The battle of (hill) 355 lasted about three days, the biggest part of the battle. It took place mostly at night, in the dark. It was hard! We were all scared. We crawled over on our stomachs to go and help them since they were being crushed for three days. Our Sargeant Major, Major Léo, called the commander. We weren’t always hanging off him to hear what was being said. There were mortars behind us that were being fired at us.

We were scared. At any rate, I was scared and I wasn’t alone. All of us men were scared, but we had to go. Our friends were there, and we couldn’t just leave them there. They told us, they explained to us that our best friend was our rifle, but the guy next to you, you need to take care of him, too since he’s going to do the same. Get it? So the friendship you feel towards your friend solidifies. Maybe you didn’t know him very well because he just arrived, but he’s there and he’s going to protect you. And you’re there to protect him. We all felt the same way. Let me tell you, with the adrenaline, you feel like superman. But so many men died, it was unbelievable. The Chinese withdrew and then in the morning we were with the guys from Company D. Christ! They were completely destroyed. It wasn’t fun. However, I never regretted it.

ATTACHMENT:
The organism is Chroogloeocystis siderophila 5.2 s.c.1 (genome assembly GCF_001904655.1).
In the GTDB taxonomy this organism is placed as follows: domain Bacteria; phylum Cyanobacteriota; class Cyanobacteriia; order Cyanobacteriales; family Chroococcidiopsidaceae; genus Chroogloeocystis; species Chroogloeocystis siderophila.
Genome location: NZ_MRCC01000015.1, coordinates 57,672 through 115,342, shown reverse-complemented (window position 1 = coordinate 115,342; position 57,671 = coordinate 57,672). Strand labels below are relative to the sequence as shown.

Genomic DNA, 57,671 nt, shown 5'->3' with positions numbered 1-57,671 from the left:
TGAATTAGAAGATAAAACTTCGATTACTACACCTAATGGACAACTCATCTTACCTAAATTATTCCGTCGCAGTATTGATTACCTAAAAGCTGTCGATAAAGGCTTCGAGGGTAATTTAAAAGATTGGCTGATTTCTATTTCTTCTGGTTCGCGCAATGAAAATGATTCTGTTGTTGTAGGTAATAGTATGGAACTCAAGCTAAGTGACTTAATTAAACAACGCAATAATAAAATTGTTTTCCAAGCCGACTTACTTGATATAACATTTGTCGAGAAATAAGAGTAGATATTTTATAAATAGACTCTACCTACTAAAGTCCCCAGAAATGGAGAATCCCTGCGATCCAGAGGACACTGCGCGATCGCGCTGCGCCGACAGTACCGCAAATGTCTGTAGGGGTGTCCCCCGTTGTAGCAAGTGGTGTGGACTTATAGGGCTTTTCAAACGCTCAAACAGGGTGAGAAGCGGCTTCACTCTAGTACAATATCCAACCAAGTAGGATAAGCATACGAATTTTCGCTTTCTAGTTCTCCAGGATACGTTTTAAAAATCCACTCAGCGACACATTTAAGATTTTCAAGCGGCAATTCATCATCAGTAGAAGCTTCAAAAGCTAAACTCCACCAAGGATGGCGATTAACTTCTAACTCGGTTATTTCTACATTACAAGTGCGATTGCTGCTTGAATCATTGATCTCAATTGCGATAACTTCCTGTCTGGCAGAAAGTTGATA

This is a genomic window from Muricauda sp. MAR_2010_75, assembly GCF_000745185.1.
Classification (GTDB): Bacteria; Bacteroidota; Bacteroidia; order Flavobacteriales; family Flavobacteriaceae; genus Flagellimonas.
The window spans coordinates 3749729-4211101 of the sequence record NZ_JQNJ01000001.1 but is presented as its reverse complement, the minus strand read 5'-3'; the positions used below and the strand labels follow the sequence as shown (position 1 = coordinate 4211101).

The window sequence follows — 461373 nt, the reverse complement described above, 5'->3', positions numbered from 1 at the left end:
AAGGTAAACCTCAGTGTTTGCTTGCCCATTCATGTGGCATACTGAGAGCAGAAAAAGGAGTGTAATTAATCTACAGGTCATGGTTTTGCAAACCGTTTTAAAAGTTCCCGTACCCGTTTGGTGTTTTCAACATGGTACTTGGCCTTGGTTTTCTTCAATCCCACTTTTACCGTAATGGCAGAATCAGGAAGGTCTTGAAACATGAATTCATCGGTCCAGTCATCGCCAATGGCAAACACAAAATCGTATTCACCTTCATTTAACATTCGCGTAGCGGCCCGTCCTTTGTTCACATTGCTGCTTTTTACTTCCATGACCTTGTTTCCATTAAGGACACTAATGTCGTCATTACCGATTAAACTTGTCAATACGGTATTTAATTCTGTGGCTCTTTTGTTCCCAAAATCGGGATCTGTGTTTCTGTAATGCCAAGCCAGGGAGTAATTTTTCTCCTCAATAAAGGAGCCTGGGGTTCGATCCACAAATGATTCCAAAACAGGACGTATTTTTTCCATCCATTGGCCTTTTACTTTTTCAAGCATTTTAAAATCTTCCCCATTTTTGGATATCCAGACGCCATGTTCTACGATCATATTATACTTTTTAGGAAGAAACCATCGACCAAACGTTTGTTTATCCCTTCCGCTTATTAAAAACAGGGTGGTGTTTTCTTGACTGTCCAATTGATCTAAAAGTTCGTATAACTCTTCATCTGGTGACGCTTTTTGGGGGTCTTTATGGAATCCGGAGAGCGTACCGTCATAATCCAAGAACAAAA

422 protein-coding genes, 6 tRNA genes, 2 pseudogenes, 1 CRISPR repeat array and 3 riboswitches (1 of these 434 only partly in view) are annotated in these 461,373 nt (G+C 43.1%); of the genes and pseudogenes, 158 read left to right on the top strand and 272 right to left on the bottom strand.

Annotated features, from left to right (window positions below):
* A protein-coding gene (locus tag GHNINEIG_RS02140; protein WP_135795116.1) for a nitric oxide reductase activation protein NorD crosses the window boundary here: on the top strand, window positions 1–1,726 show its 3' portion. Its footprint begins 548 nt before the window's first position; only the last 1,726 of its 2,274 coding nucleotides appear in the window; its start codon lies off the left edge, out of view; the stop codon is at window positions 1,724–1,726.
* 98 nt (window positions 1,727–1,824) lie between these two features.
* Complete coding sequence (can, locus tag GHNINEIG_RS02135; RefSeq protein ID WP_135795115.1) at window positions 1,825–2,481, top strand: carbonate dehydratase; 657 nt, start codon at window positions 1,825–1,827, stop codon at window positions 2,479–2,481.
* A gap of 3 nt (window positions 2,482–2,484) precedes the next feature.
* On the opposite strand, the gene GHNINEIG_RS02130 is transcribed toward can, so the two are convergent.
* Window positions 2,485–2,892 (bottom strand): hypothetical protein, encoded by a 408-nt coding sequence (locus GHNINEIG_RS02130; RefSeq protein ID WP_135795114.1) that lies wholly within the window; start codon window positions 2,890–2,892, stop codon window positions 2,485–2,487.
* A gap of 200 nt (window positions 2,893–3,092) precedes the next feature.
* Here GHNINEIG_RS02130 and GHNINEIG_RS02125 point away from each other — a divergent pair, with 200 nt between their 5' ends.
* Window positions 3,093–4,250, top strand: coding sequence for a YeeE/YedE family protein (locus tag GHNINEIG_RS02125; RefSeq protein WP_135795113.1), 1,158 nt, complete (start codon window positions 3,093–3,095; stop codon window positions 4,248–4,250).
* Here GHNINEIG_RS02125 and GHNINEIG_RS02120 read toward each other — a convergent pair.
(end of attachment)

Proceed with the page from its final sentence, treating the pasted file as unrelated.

I had signed on to become a career soldier. That’s what I wanted to do. I spent 13 years (1950-1963) doing that, and I had just signed on for another six-year term when I had a heart attack. What can you do? I was in Valcartier (Quebec) when I had my heart attack. Sergeant-major Deschènes “Ti-Rouge” Deschènes was there, he was the sergeant of Company C. He could see that something was wrong. I was pale and I had fallen down. He said, “You’re going to go on the sick parade” (to the infirmary). I didn’t want to go on the sick parade because we were supposed to go to Goose Bay, Labrador. You had to go and get all your equipment out and take it to the quartermaster. I went to see a doctor and they ran some tests and then I was able to leave. They sent me to Goose Bay. Once there, they received a phone call saying that I was to go to the hospital right away because of my heart. So I spent a month at the veterans’ hospital on Laurier Boulevard in Québec City. I spent a month there and I wasn’t allowed to move. Afterwards, I spent a year on “excuse duty” (task exemption) and then they released me, discharged me it’s called.

That was difficult for me. That was my life. That was the most difficult thing that ever happened to me. I was a civilian for six months. People walk all over you. I was unhappy. I was replaced, and it was difficult for me. That was the hardest thing for me. What do you want, that was my career and I loved the army, and I still do. That was the hardest thing for me, being discharged like that, because I was sick. I had just signed a six-year term and I would have stayed for another 30, 40 years, until they had let me go. They let me go and when I think about it, it’s hard! 33 years, I was 33 years old. Christ! It was hard.